Image source, Getty ImagesImage caption, The USS Connecticut leaves port in 2018.
More than a dozen US sailors have been injured after a nuclear submarine hit an "unknown object" while submerged in waters around the South China Sea.
15 sailors received minor injuries when the USS Connecticut collided with the object on Saturday, US officials said.
The incident comes as tensions mount in the region over Chinese incursions into Taiwan's air defence zone.
Officials said it was unclear what had caused the collision and that the submarine remained operational.
A US Navy spokesperson said it is now headed towards the US territory of Guam.
"USS Connecticut's nuclear propulsion plant and spaces were not affected and remain fully operational," a Navy spokesperson said in a statement. "The extent of damage to the remainder of the submarine is being assessed. The U.S. Navy has not requested assistance."
The USS Connecticut was operating in waters around the South China Sea, where the US and its allies have been carrying out a joint military exercises. The mission includes ships from the US, UK, Japan, Australia, Canada and Holland.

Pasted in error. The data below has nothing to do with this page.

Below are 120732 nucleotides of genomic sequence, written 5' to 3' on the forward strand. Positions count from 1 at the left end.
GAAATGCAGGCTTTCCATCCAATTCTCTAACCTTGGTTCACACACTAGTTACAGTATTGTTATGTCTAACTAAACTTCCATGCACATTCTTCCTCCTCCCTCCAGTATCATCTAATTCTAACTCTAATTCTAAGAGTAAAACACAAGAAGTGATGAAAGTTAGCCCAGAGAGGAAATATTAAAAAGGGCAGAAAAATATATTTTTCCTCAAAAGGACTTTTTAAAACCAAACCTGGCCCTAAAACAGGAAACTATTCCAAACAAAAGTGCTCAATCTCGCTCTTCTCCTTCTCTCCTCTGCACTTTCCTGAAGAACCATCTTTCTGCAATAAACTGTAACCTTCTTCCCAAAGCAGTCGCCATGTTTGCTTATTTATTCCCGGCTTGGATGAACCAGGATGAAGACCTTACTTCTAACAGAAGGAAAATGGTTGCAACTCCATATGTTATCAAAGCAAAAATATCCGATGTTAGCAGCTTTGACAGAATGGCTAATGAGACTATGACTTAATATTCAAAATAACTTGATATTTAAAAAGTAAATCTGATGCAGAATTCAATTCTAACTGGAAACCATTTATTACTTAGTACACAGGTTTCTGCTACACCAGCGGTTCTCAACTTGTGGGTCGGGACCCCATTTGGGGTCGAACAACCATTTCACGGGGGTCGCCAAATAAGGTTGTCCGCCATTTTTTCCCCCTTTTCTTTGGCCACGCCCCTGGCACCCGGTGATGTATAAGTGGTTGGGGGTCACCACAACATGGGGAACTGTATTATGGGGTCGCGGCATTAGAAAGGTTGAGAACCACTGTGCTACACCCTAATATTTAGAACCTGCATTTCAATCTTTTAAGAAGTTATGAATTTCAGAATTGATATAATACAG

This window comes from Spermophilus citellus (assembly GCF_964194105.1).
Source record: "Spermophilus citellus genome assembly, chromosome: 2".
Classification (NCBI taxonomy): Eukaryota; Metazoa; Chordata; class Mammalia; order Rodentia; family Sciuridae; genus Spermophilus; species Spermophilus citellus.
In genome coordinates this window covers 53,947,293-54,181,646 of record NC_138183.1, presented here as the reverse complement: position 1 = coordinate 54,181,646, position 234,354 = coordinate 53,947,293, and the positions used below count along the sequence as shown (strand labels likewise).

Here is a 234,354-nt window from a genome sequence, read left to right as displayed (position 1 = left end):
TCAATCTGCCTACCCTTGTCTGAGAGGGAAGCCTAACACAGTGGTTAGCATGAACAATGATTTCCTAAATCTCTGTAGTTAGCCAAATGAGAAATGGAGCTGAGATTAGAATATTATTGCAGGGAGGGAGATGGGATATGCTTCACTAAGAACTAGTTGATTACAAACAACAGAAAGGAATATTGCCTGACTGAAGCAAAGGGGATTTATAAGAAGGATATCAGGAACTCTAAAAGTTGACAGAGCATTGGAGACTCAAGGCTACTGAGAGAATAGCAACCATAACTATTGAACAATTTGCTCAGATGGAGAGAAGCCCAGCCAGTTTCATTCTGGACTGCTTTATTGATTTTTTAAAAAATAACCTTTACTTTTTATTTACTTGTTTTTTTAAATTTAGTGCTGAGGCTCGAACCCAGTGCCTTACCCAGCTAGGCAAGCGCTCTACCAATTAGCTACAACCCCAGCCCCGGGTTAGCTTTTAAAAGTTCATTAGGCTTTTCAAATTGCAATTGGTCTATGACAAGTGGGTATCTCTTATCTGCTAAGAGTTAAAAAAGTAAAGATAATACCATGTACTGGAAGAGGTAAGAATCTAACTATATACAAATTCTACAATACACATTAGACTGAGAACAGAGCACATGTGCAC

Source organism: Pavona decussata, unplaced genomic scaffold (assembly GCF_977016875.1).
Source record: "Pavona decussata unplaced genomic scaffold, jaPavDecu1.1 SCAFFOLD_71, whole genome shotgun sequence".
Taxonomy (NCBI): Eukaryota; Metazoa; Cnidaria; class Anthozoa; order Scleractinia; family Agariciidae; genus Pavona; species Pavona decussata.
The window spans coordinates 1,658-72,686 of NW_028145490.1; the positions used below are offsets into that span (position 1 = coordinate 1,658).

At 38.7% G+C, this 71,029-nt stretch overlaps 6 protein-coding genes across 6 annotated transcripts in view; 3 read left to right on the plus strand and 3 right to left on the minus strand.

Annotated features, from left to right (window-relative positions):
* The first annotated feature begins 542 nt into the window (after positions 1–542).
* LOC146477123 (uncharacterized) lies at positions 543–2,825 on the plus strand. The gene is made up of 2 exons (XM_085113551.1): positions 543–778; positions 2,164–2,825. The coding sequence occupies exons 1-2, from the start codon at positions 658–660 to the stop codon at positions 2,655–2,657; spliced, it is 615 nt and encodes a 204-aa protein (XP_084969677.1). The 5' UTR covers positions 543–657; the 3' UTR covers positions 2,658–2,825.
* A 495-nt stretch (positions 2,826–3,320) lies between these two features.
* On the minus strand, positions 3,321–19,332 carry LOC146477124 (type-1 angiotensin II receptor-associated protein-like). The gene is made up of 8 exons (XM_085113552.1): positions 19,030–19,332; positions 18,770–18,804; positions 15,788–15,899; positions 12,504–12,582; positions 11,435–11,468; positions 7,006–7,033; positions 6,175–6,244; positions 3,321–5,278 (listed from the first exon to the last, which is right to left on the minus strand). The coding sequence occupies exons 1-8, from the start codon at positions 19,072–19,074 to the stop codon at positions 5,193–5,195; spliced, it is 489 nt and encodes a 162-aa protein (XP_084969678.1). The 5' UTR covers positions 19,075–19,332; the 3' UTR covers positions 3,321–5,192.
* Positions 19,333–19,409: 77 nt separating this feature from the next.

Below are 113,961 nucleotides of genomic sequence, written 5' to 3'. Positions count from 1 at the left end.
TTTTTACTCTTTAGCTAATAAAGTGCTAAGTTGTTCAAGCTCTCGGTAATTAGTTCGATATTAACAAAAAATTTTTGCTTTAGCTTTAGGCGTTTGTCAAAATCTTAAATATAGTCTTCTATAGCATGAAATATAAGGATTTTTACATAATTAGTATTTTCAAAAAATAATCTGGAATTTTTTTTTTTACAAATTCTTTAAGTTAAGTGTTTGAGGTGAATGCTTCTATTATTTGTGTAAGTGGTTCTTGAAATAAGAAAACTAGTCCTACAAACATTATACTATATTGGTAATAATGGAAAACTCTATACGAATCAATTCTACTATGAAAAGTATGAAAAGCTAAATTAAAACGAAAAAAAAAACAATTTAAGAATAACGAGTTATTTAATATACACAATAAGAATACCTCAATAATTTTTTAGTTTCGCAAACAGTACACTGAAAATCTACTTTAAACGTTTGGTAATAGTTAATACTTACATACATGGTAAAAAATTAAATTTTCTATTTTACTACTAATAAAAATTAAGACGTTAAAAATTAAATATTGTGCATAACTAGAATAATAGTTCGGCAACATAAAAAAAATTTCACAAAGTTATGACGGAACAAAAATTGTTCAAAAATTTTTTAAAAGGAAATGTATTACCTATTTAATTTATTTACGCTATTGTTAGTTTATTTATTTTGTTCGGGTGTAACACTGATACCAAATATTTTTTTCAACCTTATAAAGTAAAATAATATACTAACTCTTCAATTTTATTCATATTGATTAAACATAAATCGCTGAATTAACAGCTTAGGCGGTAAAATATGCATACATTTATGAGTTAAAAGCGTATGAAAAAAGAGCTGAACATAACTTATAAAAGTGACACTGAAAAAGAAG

The exercise comes just weeks after the US, UK and Australia agreed a historic security pact in the Asia-Pacific, in what's seen as an effort to counter China. The Aukus pact will see the US share information with Australia to construct its own nuclear powered submarines.
Meanwhile, the US National Security Advisor, Jake Sullivan, said that he was "deeply concerned" about actions that undermine peace across the Taiwan strait. He was speaking after China sent a record number of military jets into Taiwan's air defence zone for the fourth day running.
Asked whether the US was prepared to take military action to defend Taiwan, Mr Sullivan said: "Let me just say this, we are going to take action now to try to prevent that day from ever coming to pass."
On Wednesday, Taiwan's defence minister said that China could be ready to launch a "full-scale" invasion of the island by 2025.